Colorado is a no-fault divorce state. That means that abandonment and desertion are not grounds for seeking a divorce in Colorado. The only ground for divorce is irreconcilable differences. Consequently:
The trusted family lawyers at The Cossitt Law Firm have experience with helping people navigate the divorce process when abandonment or desertion is an issue. We understand how important it can be to move forward with your life after your ex-spouse simply leaves you. We are here to help you at every step, advocating for your rights and protecting your interests. Trust that we will work diligently to help you achieve favorable, efficient resolutions.
When potential clients contact our lawyer for abandonment, and they are seeking a divorce when no one knows the location of the soon-to-be-ex-spouse, they have quite a few questions. To help you gain a feel for how we handle abandonment divorces in Colorado, here is a collection of common questions we receive and our answers to them.
If your spouse’s whereabouts are in question, you will still file a divorce petition the same way you would if your spouse were available. That means completing and submitting court forms and paying the filing fees. After that step, you will need to serve your spouse with the divorce papers. For those who cannot locate the spouse to serve the divorce papers, it will usually be necessary to take the following steps:
This will give your spouse a timeline for responding to the divorce papers. If your spouse fails to respond to your divorce petition within the set deadlines, the court then can move forward to grant the divorce. Understand, however, that the court will be unable to order your ex-spouse to make child support or spousal maintenance payments when it cannot locate your ex-spouse.
The divorce proceedings certainly are far more complex when you do not know the location of your spouse, so hiring our high conflict divorce lawyer can be a significant benefit for you when trying to follow all of the state’s rules.
Abandonment divorces can impact the way child custody hearings work in Colorado. But the way desertion affects child visitation and custody will depend on the exact circumstances in the case.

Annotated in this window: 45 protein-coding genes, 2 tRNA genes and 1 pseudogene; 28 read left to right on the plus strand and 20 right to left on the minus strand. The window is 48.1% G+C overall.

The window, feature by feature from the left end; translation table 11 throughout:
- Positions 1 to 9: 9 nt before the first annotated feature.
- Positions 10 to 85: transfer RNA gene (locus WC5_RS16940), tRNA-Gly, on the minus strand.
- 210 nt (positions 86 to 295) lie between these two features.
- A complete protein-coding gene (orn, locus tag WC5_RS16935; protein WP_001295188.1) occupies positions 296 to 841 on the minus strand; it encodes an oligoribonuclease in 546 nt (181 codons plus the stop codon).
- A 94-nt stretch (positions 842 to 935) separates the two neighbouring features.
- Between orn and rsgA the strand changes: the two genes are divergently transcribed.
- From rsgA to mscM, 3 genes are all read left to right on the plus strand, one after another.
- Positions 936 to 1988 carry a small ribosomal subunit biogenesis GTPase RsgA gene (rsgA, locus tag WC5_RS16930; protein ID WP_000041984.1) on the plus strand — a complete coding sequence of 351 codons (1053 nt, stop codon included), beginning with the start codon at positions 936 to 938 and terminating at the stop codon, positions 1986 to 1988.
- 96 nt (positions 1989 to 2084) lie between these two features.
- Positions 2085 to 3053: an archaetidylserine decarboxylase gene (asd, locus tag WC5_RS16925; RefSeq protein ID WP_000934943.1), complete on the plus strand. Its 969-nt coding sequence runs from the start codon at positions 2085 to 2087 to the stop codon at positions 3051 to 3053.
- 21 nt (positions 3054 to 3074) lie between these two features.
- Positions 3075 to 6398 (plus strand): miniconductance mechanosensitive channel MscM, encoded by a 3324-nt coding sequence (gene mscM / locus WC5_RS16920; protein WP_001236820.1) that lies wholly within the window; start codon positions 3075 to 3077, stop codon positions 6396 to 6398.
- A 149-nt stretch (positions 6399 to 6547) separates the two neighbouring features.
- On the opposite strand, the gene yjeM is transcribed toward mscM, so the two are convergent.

When no one is sure of your spouse’s whereabouts, the court is not going to grant your spouse custody of the kids after you file for divorce. As long as you serve your spouse using the techniques described earlier, the court should award you custody. You may even want to ask the court to declare parental abandonment for your ex-spouse, which strengthens your argument for custody in the future should your ex-spouse return and want to fight for custody.
If you move out of the home and away from your spouse to escape the possibility of domestic violence, as described in Colorado Statute § 14-10-124, the court is almost certainly going to award custody of the kids to you. Leaving the home and taking the children with you should not affect you negatively in your child custody situation if you are fearing for your safety. Our child custody attorney can help with this case, presenting facts that show why you felt you were in danger when you left the house.
When it comes to property division, the court will usually grant the requests detailed in the initial divorce petition when no response occurs by the deadline. This includes cases in which the other spouse:
Decisions regarding other matters in divorce cases involving abandonment or desertion can occur in absence of the other spouse as well. That includes property division, as well as protective orders, child custody orders, and more. Our lawyer for abandonment knows how the law in Colorado works, and we are ready to represent your interests regarding property division from start to finish in this type of case.